Nothing simple about the truth

Back in February, PRWeek's ethics debate in London saw a slim majority of delegates favour Max Clifford's claim that lying is sometimes necessary.

Now it appears that the French are even less convinced of the idea that PR has a duty to tell the truth than the Brits are.

'Round two' took place at the University of Sorbonne, with PR lecturer Trevor Morris arguing that PR does not have a duty to tell the truth. We're told that he won by a handsome majority.

'The students very much bought in to the argument that PR is necessarily partial and that it will always advocate a particular point of view or interpretation of the truth,' Morris tells us.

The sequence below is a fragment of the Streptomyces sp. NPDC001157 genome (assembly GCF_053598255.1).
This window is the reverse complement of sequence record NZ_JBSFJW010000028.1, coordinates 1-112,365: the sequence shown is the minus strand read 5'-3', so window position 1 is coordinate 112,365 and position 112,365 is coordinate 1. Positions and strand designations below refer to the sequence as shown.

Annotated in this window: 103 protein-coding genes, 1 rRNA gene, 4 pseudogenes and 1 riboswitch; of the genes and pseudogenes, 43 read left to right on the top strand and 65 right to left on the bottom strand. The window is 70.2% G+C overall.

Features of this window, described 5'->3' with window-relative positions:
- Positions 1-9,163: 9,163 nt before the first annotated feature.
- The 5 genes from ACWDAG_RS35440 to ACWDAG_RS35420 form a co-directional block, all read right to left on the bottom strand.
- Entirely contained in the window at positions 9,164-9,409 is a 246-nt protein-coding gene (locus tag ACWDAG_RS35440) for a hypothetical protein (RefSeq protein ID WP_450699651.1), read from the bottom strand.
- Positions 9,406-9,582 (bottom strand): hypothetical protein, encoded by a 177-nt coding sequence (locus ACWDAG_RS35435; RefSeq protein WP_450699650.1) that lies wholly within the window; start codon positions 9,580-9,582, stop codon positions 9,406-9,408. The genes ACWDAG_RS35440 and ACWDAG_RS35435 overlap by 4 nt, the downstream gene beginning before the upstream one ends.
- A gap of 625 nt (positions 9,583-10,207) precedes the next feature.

Meanwhile, Jean-Pierre Beaudoin, visiting professor at the Sorbonne, abstained from voting, claiming that the French view is that PR should 'respect' the truth.

'I love it,' says Morris. 'It is the sort of statement that no one can disagree with but commits you to very little. As Oscar Wilde argued: "The truth is rarely pure and never simple".'

Have you registered with us yet?

Register now to enjoy more articles and free email bulletins

Already registered?
Sign in